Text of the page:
- Problem-focused coping (i.e. attempts to alter the stressor)
- Positive reappraisal coping (i.e. reframing the event in a more positive light)
Parents who use the aforementioned strategies reported more positive outcomes than those who utilized escape-avoidance coping; those parents reported to experience greater marital strife. It is possible that if parents are making a conscious effort to alter coping strategies, that it may improve their relationship with their partner.
The role of research in shaping clinical practice
In counseling parents of children with disabilities, clinicians should reassure them that many marriages like theirs not only survive, but thrive. However, they should also explain relevant risk factors for relationship difficulties, and discuss healthy coping mechanisms and strategies.
The most effective version of couples therapy is one that is tailored specifically to challenges faced by parents of disabled children. “For instance, parents should be guided in identifying strategies to enhance their marital relationship, such as learning how to communicate, provide support to each other, and carve out private couple time amidst their daily caregiving demands and stressors.”(2)
Improvements in parents’ happiness could also translate to better parenting behaviors, thereby also improving the wellbeing of children with disabilities.
Tips for parents of children with disabilities
Dr. Laura Marshak, a professor at Indiana University and author of “Married with Special Needs Children: A Couples’ Guide to Keeping Connected,” provides some useful advice. Marshak recommends that parents:
- work to embrace and respect their differences
- be proactive in addressing resentments
- carve out time for romance/dates whenever possible
- and try to really appreciate each other’s efforts
She also advises parents to spend 20-30 minutes a day connecting with each other, without talking about their children. She notes that this can help parents stay focused on what they love about each other, rather than focusing solely on their roles as caregivers.
To learn more about Marshak’s advice, you can read her full interview here.
About ABC Law Centers
ABC Law Centers is a law firm that works exclusively on birth injury cases. A “birth injury” is any type of harm to a baby that occurs just before, during, or after birth. While some children with birth injuries make a complete recovery, others develop lifelong disabilities such as cerebral palsy and epilepsy. Our attorneys work with families of all types – from happy couples for whom the birth of a disabled child has brought them together, to couples in the midst of divorce proceedings – but at the center of all the families we work with is a disabled child who deserves access to lifelong care.Settlements from birth injury cases can cover the costs of lifelong treatment, care, and other crucial resources.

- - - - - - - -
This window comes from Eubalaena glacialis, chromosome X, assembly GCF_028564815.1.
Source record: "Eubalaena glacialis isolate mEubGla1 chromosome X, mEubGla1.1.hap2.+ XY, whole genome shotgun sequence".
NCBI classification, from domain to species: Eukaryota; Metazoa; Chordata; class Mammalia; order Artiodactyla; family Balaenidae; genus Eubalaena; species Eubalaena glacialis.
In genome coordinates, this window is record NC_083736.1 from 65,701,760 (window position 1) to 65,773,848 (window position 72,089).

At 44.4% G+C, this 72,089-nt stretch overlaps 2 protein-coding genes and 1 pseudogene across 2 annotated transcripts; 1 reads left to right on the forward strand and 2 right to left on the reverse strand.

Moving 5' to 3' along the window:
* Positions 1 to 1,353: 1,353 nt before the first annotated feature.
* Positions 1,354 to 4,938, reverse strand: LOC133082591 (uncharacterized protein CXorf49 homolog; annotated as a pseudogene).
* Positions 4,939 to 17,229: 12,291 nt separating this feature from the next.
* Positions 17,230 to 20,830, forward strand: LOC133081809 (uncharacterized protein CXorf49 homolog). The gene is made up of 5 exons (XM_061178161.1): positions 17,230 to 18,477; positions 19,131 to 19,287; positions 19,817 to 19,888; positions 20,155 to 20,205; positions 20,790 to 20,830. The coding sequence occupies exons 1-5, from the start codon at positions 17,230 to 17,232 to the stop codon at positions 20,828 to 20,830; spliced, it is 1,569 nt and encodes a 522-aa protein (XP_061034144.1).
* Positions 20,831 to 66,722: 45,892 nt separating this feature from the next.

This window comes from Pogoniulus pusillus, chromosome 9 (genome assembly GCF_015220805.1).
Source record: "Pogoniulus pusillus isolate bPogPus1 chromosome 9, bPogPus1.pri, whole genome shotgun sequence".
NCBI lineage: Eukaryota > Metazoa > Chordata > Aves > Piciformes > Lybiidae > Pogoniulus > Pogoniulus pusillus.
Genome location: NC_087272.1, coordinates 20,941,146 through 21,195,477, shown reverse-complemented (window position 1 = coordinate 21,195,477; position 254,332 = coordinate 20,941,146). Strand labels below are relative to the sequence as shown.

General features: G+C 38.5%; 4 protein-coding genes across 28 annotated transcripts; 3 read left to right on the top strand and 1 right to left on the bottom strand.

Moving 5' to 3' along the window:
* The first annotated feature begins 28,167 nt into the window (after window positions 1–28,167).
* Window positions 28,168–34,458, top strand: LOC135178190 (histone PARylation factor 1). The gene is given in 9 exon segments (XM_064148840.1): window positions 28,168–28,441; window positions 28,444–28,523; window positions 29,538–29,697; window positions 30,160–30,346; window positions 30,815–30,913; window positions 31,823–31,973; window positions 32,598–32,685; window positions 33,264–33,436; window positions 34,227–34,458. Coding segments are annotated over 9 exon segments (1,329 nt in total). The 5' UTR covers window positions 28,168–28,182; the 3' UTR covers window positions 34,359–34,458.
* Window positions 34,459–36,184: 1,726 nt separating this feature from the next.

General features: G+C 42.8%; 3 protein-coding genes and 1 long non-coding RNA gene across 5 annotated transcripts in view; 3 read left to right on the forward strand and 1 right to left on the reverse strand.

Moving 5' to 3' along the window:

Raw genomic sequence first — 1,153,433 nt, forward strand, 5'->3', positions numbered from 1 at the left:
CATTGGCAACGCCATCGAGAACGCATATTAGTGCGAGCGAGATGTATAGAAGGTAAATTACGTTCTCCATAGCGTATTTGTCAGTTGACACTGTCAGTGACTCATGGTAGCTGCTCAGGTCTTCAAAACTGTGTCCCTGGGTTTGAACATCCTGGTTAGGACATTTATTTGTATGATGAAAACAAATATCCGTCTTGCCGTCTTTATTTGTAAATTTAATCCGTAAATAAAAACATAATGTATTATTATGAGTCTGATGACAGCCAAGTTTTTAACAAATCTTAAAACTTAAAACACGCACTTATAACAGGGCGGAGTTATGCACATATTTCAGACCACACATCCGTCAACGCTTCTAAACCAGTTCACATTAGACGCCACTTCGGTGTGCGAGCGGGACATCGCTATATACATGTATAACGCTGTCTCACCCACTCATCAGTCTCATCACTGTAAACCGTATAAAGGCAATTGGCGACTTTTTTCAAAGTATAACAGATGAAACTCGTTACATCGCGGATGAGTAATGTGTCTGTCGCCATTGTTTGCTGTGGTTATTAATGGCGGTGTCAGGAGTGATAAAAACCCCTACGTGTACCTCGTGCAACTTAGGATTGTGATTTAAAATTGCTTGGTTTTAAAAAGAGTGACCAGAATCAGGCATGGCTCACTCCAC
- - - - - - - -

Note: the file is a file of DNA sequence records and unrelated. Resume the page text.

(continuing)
If you believe you may have a birth injury case for your child, please contact us today to learn more. We are happy to talk to you free of any obligation or charge. Clients pay nothing throughout the entire legal process unless we win.
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- Reichman, N. E., Corman, H., & Noonan, K. (2008). Impact of child disability on the family. Maternal and child health journal, 12(6), 679-683.
- Hartley, S. L., Seltzer, M. M., Barker, E. T., & Greenberg, J. S. (2011). Marital quality and families of children with developmental disabilities. In International review of research in developmental disabilities (Vol. 41, pp. 1-29). Academic Press.
- Joesch, J. M., & Smith, K. R. (1997). Children’s health and their mothers’ risk of divorce or separation. Social Biology, 44(3-4), 159-169.
- Orsmond, G. I., Lin, L. Y., & Seltzer, M. M. (2007). Mothers of adolescents and adults with autism: Parenting multiple children with disabilities. Intellectual and Developmental Disabilities, 45(4), 257-270.
- Williams, M.-J. (2014). How to take care of your marriage when you have a child with special needs.